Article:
Nehs: The works speaks for itself, and that gets put out there every time a TV episode we’ve done is over the air. I attend a lot of post production networking, including an invite-only event at Warner Brothers in Los Angeles. There was a post supervisor who does all their high end features, having lunch with a friend of mine, who edited all the ‘Pirates of the Caribbean.’ The Warner producer told him that he was told that if he needed any post production in Chicago, to see Mike at Periscope. My friend was amazed, and told him yes, that’s who you go to – so in the end it’s important to stay in front of people, it’s a relationship game. You have an in-house composer, and I assume he can provide scores that once took orchestras to reproduce. How do you think this helps the feel and emotion of current productions?

Nehs: First, we’d still like to do symphonies. [laughs] I’m still old school on that, and we do bring in live musicians. But to give you an example of the current environment, last week we had a song for ‘Empire,’ that they wanted an orchestra build behind it. I called my composer Carlos VillaLobos, and asked him if we could do it. He asked me how much time we had, and I said, ‘hours.’ He put together a background score on top of their ProTools session. The producer here went through it, and told us, ‘Perfect.’ It’s a timing thing, mostly. The plug-ins are really good now, even though they’re not quite to symphony level. Let’s talk about the impact of the Cinespace studio complex and your presence here. What do you think people don’t know about the potential of the campus, and what is happening out here?

Nehs: It’s interesting to me. [Cinespace founder] Nick Mirkopoulos came to Chicago from Toronto, took over the old Ryerson Steel complex, and built the stages here. He loved Chicago, because of what it had to offer. Many people don’t know that it’s here, and that is sad to me. It’s a 50 acre complex that is adding more stages as we speak.

They have generated thousands of jobs since they’ve been hear since 2011, over 5000 thousand crew jobs, and built this industry up. We have everything here, with most if not all elements of production now in place, we have a strong infrastructure. You don’t have to leave the lot or go elsewhere, everything you need is here. Currently, the state of Illinois is in a budget battle, which threatens the tax credit which revitalized the Chicago film scene. Since your business is tied to these tax incentives, what is your counter argument for maintaining the benefit?

Michael Nehs
Michael Nehs of Periscope Post & Audio, Chicago
Photo credit: Periscope Post & Audio

Nehs: Looking at the real numbers, the amount of revenue that is generated from a 30% tax incentive, is not just about the production budgets, but also about the people they fly into here, the hotels they stay in, the restaurants they go to and the caterers that are hired. This all generates revenue, and generates taxes based on that revenue.

So you have people employed, the unions and non-union projects are working, with no conflict, because there is work. The industry is generating income and jobs, so to go after them doesn’t seem right to me. I just think you don’t go after something that employs people who live here. They have to use local crews to qualify for the tax credit – the incentive is to hire locally. It doesn’t make sense to go after jobs that are already in place, jobs that generate more revenue and taxes for the city and state economies. The science and technology advances of audio and post production is as fascinating as the atmosphere of creativity itself. Which tool do you think is evolving the fastest and how do you think it will change the business?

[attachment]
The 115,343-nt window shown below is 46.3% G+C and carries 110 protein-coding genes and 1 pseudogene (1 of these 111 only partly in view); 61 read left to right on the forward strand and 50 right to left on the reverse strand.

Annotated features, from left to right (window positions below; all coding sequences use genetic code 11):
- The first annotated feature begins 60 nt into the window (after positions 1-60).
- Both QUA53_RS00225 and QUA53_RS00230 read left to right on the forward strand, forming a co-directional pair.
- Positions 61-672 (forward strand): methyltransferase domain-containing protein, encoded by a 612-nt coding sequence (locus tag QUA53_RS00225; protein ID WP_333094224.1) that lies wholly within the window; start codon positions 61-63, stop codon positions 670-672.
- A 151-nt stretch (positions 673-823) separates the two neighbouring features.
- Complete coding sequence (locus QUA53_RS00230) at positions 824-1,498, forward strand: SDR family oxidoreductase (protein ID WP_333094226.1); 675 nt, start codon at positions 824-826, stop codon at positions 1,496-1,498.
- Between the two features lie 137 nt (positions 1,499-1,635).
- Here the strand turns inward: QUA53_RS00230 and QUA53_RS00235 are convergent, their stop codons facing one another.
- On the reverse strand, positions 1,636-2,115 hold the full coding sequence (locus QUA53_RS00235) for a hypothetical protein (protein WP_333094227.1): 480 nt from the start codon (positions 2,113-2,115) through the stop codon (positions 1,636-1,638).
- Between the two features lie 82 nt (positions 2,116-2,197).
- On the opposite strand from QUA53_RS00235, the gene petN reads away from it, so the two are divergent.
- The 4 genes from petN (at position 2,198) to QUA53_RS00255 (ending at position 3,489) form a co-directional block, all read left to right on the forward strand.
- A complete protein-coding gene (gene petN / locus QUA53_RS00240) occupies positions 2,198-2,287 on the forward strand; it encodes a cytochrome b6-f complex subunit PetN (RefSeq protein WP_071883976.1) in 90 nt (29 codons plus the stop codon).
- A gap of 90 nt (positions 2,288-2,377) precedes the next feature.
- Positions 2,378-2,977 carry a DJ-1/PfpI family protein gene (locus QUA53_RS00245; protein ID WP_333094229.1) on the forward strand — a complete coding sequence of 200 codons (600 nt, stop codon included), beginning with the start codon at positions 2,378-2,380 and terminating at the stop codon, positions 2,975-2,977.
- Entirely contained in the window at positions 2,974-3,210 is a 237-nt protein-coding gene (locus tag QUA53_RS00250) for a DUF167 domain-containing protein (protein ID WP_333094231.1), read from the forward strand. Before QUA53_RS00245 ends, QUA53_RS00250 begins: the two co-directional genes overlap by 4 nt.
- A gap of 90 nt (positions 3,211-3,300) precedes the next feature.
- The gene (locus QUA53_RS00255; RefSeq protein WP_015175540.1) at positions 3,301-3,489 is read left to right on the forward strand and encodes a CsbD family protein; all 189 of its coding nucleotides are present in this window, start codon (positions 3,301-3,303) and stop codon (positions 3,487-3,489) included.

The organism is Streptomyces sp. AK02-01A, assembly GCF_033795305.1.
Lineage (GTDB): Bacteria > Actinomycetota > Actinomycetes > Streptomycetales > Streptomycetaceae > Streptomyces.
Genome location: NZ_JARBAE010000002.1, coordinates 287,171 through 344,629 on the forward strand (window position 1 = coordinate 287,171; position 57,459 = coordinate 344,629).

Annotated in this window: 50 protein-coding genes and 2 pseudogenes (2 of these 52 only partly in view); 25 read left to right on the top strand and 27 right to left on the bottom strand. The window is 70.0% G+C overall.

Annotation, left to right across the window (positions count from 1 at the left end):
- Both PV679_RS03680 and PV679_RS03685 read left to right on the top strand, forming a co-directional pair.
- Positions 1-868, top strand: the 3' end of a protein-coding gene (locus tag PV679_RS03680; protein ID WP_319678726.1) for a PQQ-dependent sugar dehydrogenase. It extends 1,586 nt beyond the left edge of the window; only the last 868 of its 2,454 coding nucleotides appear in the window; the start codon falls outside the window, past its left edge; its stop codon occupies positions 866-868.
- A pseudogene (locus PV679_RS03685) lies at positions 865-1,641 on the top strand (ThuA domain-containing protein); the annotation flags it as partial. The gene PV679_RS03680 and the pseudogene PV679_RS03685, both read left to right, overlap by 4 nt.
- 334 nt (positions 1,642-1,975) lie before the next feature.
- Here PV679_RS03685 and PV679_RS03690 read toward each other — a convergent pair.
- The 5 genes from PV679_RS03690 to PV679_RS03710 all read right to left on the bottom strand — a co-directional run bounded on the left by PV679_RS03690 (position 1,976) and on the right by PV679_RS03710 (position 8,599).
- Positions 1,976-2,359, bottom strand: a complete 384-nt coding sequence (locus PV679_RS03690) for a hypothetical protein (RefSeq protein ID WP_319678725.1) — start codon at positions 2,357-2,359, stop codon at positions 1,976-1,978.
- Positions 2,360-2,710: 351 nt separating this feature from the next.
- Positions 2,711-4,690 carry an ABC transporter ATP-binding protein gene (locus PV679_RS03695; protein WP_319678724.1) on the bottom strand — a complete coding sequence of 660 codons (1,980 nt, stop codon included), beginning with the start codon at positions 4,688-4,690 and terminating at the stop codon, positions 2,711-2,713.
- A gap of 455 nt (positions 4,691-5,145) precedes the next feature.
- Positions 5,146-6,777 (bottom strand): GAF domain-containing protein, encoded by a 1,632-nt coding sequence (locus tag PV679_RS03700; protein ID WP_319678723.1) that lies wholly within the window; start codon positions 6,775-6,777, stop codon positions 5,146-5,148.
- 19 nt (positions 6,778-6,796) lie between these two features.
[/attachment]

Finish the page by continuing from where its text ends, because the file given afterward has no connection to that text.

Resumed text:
Nehs: The debate currently is about the saturation of 4K, 5K and 6K digital image platforms. There is even an 8K. Of course, the manufacturers push for it, because we buy new gear. The reality is that the human eye can only perceive so much, and 4K is doing a great job right now. This upward stream is getting a bit ridiculous, it becomes only about format. Finally, what film or piece of audio art inspires you to the point that you think about it every time you have a creative dilemma, and what about the impact of that work makes you realize that there is always a solution to any dilemma?

Nehs: When it comes to music, I’m an old metal head, like Black Sabbath, Iron Maiden, Judas Priest, Anthrax and Slayer. But I also have a huge classical collection. I listen to a lot of soundtracks, especially the original ‘The Omen’ movie, it’s ebbs and flows operatically. I also listen to a lot of scores, especially from our composer, because it motivates me.

When it comes to film, you just can’t beat ‘My Blue Heaven’ with Steve Martin, or ‘Glengarry, Glen Ross.’ When I once was the head of a sales team, I would make them watch the Alec Baldwin speech, so I wouldn’t have to give it to them. Except there was no Cadillac or steak knives, it was just ‘you’re fired.’ [laughs]

For more information on Periscope Post & Audio, click here. senior staff writer Patrick McDonald

Writer, Editorial Coordinator

© 2015 Patrick McDonald,

Joe Orlandino's picture

Good article

Decent folk at Periscope.

Martin Nelson's picture

Pulling in Post From the Coasts

This is really all very exciting. But how do we get more of the editing to stay here? This city is full of talent in every area including ‘main cut’ editing. Directors are in town for weeks at a time; if the cutting happened here, not only would it be, in many ways, more convenient during production, it would bring more long-term work to Chicago.

An editor in a dark room doesn’t make the sort of press that crews on the street and celebrities in restaurants do, but it’s a steady work stream and we have what it takes right here.

Martin Nelson